Spam, the Dull Cyber-Headache

Sometimes studies confirm what we already know.  Electronic junk email, or spam, is annoying. According to a recent study by Barracuda Networks, Inc., a provider of firewall products, the majority of business professionals (57%) consider spam email to be the worst form of junk advertising. 

Spam email topped postal junk mail (31%) and telemarketing (21%) for this dubious distinction. The sheer volume of spam is mind-boggling.  The estimates are 60 billion to 150 billion messages a day. 

The Barracuda Networks study reports that spam email accounted for 90 to 95 percent of all email in 2007.  In 2006, the numbers were only slightly lower: 85 to 90 percent. We must candidly admit that anti-spam laws have been largely ignored. 

Most people probably don”t know that Texas has an anti-spam statute.  The federal government has one too.  Some spammers have been caught, but the sheer volume of spam has increased despite these laws.  Have you noticed any decrease in the amount of junk email in your in-box since the federal government enacted its anti-spam law in 2004?  Me neither. Aren”t we developing more sophisticated spam detection software?  Yes, but spammers are a moving target.  Spammers employed multiple techniques to hide their identity in 2007.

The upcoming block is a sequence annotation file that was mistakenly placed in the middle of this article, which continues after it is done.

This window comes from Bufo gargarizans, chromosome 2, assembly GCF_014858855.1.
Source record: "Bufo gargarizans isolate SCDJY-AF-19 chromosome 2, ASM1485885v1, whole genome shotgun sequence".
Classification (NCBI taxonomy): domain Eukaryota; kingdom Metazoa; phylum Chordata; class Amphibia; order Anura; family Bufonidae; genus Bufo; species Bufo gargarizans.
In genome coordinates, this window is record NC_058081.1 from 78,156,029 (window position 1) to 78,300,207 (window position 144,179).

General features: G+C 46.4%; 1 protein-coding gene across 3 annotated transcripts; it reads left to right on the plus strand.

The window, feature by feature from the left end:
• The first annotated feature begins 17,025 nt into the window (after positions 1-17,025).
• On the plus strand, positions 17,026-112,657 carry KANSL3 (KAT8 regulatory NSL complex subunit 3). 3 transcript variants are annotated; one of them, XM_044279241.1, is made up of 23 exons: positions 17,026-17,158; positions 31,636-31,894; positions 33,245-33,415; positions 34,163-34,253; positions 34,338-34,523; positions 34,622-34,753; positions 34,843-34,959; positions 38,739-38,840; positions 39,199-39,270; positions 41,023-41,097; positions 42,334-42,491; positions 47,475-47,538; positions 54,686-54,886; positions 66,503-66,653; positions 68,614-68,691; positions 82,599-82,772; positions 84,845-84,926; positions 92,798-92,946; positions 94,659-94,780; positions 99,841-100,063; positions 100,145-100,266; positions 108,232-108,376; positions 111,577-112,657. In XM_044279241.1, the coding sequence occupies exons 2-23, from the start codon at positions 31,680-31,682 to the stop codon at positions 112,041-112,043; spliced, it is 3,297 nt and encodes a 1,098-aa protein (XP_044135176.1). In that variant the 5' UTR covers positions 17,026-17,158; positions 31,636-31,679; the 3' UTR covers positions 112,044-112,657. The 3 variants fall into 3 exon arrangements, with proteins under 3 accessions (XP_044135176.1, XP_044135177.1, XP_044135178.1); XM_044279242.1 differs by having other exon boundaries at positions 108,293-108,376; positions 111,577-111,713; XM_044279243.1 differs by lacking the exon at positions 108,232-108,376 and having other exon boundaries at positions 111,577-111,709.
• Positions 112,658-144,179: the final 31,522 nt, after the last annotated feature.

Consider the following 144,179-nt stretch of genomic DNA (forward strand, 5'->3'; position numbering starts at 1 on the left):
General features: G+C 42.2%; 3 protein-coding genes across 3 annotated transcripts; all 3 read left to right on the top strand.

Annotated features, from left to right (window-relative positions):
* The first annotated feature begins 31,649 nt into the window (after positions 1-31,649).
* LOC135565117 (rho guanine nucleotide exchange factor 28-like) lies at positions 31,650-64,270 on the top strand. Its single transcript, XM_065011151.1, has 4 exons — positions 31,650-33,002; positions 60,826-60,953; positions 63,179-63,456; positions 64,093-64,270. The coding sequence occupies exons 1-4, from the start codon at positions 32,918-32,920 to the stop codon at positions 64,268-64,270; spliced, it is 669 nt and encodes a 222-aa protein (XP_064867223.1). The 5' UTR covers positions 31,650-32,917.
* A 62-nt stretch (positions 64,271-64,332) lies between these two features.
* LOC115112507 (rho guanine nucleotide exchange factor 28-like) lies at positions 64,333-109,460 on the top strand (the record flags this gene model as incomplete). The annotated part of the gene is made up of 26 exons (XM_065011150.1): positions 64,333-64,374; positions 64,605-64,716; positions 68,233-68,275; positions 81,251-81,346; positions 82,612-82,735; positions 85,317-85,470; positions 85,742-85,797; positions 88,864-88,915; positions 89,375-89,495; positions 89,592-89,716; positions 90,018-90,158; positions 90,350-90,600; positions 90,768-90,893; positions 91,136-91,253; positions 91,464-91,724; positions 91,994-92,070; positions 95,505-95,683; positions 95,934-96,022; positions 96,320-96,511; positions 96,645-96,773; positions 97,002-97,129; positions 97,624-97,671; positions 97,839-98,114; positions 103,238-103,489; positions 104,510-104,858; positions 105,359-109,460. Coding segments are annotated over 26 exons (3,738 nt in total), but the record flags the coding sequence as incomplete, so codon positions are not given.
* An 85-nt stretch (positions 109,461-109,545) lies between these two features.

The Federal Trade Commission has noted the increased use of malicious bots, a type of malware designed to infest a host computer and connect back to a central server.  These bots allow the spammer to send large volumes of spam anonymously and remotely from the host computer.  In most instances, the victims are not aware that their computer has been hijacked.  The Federal Trade Commission estimates that bots are responsible for 95% of all spam. 

We are learning to live with spam-now accepting it as an online fact-of-life.  According to a study by the Pew Internet and American Life Project in May 2007, “American internet users seem somewhat less bothered by spam than before.”  Only 18% of internet users described spam as a “big problem.”  The majority, 51%, said spam is “annoying, but not a big problem.” Spam filters, while not perfect, seem to help. 

The Pew Internet study reported that 71% of email users use filters, up from 65% two years ago.   Users have become more reluctant to reveal their email address.  44% of email users have taken steps to make it more difficult for others to find their email address. 

More people are omitting their email address from their business cards. Plenty of websites list tips for reducing the amount of your junk e-mail. Notably, few people are boycotting the internet, or their email account, because of spam email.  Instead, users tend to see spam as part of the price they pay for being on the Internet. 

Spam is like a dull cyber-headache that, although unpleasant, isn”t painful enough to keep us in bed.

Contributed by Chris Stewart. 

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